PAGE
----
When religion and atheisim collide, at least in the columns of most newspapers and magazines, the arguments usually boil down to the essentials of faith vs reason; to whether religious belief has a place in secular society; to the supposed intolerance of the ‘new atheism’ or to whether atheism is in itself merely a sophisticated cult. These arguments have been treated in depth elsewhere – for example by Sam Harris or Benedict XVI. Alain de Botton’s latest book, Religion for Atheists, bypasses these arguments suggesting that there are more interesting, or less scrutinised themes to discuss in this field. Drawing back the veil of organised religion, de Botton, an atheist himself, suggests that leaving aside the issue of the supernatural, there are many important tools for a healthy and humane secular society that can be salvaged from the world’s great religions.
De Botton was kind enough to accept an interview (his second for TMO), via email, to discuss the book.
It seems that a cornerstone presumption of the book is that we are living in a ‘secular age’ – is this true though? Is it imaginable, for example, that an open atheist could be elected President of the United States? Religious observance may be down in many countries, but scratch the surface (in terms of educational and social policy, for example) and secularism is often highly contested. Does that impact on the message of the book?
My feeling is that despite a quirk of US electoral politics that requires a president to profess belief, the world is moving in a secular direction. By this I mean that our explanations for why things have happened and should happen have less and less to do with religious or supernatural explanations. The world is becoming ‘disenchanted’. Of course, people still believe, they may even believe in greater numbers – but our account of the functioning of the world is coming under an ever greater secular rationale.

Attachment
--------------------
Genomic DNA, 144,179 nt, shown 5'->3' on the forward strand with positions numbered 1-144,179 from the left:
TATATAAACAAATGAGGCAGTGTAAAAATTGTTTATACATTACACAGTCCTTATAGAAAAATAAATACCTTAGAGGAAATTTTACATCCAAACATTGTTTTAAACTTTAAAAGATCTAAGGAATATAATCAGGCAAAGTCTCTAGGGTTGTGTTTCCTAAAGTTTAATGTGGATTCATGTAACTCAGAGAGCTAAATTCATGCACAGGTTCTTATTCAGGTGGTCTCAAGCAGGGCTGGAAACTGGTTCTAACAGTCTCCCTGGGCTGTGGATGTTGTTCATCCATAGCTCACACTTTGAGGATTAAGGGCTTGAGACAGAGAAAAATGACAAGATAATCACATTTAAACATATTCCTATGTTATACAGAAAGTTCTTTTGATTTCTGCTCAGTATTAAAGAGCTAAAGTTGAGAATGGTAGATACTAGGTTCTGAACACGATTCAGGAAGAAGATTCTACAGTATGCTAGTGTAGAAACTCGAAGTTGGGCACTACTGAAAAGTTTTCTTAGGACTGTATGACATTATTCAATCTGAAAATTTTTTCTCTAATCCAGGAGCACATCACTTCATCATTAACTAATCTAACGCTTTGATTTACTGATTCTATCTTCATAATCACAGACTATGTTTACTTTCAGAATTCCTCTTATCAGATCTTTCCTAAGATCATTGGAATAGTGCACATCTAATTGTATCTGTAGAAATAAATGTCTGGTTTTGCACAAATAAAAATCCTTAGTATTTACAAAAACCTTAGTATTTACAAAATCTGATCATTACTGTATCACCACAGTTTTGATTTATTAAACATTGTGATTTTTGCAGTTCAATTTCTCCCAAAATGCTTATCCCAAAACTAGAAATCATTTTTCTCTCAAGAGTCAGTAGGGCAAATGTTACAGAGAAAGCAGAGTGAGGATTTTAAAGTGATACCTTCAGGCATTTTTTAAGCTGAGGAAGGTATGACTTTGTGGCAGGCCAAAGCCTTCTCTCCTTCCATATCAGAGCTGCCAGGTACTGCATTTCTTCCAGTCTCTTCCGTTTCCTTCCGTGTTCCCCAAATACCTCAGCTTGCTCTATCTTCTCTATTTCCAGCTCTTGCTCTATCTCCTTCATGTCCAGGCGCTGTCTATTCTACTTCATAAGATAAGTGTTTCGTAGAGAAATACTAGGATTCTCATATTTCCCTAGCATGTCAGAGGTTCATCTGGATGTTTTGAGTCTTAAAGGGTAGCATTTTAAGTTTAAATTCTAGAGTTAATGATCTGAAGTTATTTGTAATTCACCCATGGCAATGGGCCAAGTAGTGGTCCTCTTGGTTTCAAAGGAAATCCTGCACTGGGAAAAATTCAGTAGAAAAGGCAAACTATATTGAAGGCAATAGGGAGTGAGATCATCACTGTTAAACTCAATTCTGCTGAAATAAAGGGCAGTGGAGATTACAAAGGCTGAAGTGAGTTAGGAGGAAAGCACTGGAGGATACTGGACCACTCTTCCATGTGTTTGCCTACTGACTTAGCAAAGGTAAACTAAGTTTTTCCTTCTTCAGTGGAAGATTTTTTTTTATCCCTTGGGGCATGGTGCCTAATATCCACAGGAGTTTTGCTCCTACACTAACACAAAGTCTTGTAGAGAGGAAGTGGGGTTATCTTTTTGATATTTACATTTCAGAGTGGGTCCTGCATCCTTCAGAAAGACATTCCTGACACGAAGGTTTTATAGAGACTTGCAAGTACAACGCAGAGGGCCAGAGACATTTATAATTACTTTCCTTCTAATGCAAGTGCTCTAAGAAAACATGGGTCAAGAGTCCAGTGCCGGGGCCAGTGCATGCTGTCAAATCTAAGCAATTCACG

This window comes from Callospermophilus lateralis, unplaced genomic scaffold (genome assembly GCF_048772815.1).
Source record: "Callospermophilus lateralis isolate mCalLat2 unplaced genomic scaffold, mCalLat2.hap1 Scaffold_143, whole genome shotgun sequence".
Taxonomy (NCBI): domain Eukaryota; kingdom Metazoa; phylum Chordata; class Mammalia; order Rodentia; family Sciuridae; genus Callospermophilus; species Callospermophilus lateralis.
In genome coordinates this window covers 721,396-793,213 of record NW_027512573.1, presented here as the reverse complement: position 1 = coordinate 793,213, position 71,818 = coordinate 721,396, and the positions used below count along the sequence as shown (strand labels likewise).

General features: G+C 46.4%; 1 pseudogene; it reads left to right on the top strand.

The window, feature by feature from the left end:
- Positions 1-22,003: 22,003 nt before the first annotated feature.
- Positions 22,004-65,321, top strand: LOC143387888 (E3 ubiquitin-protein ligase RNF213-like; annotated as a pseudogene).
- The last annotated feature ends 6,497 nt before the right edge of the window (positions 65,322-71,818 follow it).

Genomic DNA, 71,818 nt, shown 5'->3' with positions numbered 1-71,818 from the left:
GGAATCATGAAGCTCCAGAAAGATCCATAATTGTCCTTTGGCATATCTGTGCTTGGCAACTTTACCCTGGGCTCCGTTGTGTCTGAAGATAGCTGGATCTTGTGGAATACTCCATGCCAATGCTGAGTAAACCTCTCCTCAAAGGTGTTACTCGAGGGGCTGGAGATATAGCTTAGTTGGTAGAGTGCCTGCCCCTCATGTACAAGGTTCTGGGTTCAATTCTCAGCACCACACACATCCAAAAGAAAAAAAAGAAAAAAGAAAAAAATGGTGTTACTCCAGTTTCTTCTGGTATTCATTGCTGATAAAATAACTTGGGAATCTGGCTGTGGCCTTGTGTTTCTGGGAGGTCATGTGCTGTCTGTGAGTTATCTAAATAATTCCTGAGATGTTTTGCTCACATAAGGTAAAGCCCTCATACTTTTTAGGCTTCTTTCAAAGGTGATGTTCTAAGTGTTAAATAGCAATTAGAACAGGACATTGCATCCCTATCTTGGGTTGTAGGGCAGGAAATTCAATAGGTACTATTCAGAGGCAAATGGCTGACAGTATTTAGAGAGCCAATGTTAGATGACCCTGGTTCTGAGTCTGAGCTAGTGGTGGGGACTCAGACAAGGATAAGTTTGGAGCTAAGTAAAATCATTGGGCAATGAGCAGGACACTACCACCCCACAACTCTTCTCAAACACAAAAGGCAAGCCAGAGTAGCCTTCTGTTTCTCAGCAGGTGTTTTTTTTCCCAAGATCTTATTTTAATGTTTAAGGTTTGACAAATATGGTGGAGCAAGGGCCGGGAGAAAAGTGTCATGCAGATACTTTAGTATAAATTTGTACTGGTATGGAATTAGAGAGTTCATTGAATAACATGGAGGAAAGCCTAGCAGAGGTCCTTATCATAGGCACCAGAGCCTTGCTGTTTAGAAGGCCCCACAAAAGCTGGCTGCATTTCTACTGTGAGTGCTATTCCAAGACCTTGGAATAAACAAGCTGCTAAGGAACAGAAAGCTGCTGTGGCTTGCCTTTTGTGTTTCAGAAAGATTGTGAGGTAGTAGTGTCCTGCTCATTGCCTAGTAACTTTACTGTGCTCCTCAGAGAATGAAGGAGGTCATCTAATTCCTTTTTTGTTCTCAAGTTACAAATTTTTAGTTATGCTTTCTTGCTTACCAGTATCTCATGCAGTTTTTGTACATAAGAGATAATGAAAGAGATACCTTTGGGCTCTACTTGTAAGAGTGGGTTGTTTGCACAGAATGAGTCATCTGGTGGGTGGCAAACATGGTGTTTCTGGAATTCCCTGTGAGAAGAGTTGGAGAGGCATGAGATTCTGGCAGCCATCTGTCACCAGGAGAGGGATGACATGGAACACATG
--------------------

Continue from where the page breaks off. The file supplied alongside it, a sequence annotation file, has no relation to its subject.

I am simply wanting to draw attention to some of the gaps, some of what is missing, when we dismiss God too brusquely. By all means, we can dismiss him, but with great sympathy, nostalgia, care and thought…
In a similar vein, how fair is it to ascribe the societal failings that you point out in the book to atheism? Perhaps one of the problems is how we define atheism, so let’s talk a moment about atheism – how do you define it?
I define atheism as an absence of belief in any thing supernatural. I don’t believe that atheism has in itself done too much harm – but I believe that secular society has generally forgotten all kinds of important lessons that reside in religion.
In my book, I argue that believing in God is, for me as for many others, simply not possible. At the same time, I want to suggest that if you remove this belief, there are particular dangers that open up – we don’t need to fall into these dangers, but they are there and we should be aware of them. For a start, there is the danger of individualism: of placing the human being at the center stage of everything. Secondly, there is the danger of technological perfectionism; of believing that science and technology can overcome all human problems, that it is just a matter of time before scientists have cured us of the human condition. Thirdly, without God, it is easier to loose perspective: to see our own times as everything, to forget the brevity of the present moment and to cease to appreciate (in a good way) the miniscule nature of our own achievements. And lastly, without God, there can be a danger that the need for empathy and ethical behaviour can be overlooked.
Now, it is important to stress that it is quite possible to believe in nothing and remember all these vital lessons (just as one can be a deep believer and a monster). I am simply wanting to draw attention to some of the gaps, some of what is missing, when we dismiss God too brusquely. By all means, we can dismiss him, but with great sympathy, nostalgia, care and thought…
Religion by its nature is complex and often contradictory. While writing the book did you find any of your attitudes/beliefs changing? Do you feel the same about it as you did before you started or has the process of writing the book affected your position in any way?